Pontypool (Pontypwl) is one of the major towns in Torfaen County Borough, with 36,064 people. Although in the valleys, it was never a coal-mining town. Instead, Pontypool owes much of its position to iron, and to the Hanbury family, who bought land there in 1588 for ironmaking.

One of the Wales' last surviving 'Bracchis' can be found in the town. 'Mario's Caf' at the bottom of Broad Street, is a reminder of the cafes that used that used to dot Welsh mining communities. Many Italian emigrants coming to South Wales in the late 19th century set up these wonderful chrome-plated coffee shops.

Pontypool Park is one of the town's treasures. With over 150 acres of beautiful scenery, it is one of Wales' finest parks. The Hanbury family who had shaped the town gave the park to the town. It has many leisure facilities, including a dry ski-slope, tennis courts and bowling green.

At the north entrance to the park there is the Pontypool Museum. The museum is part of Pontypool Park House, built in the 1690s. Inside, the story of Torfaen, spanning 400 years is told through audio-visual presentations, and a collection of original objects and memorabilia.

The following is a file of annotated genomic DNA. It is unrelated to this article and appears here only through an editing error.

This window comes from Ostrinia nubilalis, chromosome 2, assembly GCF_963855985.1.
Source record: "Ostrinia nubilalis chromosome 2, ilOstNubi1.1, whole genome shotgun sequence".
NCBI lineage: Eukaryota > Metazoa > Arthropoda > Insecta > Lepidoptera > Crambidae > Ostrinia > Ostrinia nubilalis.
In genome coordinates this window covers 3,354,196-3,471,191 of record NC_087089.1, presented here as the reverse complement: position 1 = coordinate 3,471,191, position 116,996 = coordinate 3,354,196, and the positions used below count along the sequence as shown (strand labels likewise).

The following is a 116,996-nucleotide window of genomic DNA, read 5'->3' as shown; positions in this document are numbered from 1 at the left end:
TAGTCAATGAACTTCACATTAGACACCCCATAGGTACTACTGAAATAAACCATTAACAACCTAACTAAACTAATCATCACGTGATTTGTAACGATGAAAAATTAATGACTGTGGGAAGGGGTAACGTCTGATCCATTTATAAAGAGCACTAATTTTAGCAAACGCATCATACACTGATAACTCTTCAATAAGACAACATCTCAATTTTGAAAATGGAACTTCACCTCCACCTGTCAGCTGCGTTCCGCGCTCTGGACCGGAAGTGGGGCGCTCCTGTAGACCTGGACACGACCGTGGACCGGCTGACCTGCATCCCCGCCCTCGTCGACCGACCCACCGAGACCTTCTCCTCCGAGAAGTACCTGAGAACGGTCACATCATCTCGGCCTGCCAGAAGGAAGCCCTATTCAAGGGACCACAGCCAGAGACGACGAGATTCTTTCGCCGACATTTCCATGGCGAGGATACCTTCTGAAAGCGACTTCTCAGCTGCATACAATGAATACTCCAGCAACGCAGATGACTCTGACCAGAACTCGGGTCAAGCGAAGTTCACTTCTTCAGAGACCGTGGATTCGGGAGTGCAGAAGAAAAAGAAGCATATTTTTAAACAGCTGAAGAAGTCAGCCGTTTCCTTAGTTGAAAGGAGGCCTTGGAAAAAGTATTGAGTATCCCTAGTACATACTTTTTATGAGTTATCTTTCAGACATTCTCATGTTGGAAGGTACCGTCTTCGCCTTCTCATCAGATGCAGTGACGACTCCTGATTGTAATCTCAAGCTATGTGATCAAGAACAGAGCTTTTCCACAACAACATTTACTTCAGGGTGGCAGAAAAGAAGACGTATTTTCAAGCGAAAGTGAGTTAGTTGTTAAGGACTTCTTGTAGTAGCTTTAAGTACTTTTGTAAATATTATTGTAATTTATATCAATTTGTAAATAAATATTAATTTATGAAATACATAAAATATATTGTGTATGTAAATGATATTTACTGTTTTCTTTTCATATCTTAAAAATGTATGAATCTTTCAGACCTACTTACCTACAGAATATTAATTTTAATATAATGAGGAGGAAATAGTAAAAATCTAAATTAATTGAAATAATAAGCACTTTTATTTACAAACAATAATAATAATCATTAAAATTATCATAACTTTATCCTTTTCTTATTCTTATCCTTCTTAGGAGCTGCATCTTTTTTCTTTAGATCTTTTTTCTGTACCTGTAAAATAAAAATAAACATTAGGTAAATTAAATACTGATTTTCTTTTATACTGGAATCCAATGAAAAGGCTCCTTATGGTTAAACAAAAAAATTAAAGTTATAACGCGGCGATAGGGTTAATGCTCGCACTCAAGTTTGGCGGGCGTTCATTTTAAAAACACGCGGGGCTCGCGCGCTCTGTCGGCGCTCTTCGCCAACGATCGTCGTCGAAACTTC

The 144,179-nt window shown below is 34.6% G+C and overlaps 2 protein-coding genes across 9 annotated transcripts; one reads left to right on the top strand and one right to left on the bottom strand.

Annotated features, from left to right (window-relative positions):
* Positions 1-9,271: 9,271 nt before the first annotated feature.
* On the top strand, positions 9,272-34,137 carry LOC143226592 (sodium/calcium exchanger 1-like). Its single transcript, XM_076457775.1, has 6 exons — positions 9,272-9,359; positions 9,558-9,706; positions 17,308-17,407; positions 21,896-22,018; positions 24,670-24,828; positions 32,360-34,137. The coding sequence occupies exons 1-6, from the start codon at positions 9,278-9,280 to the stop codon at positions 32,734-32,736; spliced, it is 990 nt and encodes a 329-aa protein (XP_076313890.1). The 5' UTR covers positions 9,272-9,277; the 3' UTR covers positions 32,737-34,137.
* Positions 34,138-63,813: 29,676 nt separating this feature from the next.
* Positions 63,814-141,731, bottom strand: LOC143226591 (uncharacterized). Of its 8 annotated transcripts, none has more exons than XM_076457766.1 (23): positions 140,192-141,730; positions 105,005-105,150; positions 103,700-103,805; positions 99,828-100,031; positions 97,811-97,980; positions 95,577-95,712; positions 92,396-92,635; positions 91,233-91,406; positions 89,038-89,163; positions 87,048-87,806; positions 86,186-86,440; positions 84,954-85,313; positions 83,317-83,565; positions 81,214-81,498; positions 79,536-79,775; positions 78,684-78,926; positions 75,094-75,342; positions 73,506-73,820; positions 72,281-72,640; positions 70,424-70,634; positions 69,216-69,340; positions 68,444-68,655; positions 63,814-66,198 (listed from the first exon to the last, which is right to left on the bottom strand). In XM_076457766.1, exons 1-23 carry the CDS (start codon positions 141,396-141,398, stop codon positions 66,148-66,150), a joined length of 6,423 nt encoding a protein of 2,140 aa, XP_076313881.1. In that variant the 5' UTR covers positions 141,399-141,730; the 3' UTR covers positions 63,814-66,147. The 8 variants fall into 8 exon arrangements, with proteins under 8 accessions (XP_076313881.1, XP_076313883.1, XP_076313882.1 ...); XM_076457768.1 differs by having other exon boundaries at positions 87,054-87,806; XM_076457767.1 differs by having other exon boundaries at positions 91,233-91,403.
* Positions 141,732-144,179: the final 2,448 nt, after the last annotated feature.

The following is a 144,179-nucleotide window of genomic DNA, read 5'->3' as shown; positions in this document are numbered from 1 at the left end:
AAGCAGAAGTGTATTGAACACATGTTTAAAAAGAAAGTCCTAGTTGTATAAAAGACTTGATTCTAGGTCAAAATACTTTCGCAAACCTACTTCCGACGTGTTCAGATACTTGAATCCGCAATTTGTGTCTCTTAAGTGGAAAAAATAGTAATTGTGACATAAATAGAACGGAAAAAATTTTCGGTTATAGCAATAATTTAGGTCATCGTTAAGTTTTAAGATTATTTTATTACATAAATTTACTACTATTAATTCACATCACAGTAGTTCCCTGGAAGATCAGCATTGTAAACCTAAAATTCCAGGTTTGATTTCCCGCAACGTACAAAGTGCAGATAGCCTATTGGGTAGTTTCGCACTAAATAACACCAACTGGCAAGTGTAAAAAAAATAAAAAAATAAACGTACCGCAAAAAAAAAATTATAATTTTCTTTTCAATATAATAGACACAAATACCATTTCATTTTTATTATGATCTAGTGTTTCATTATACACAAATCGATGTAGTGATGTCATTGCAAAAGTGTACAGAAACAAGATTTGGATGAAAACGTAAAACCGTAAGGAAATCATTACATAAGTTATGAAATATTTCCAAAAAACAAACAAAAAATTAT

Highly elaborate, wrought iron gates can be seen at the entrance to the park. These were made in the 1720s and remodelled in 1835 by Thomas Deakin. They were a gift to Major John Hanbury (1664-1734) by the Duchess of Marlborough.

A stone circle can also be found in the park. This was built in 1924 to commemorate the Eisteddfod held in the town that year.

A bustling market town, the Old Corn Market in George Street can still be seen. The present market dates from 1891 and was designed by Robert Williams.

Acknowledgements: Pontypool - A Concise History and Guide Gwent County Council Guide - 1992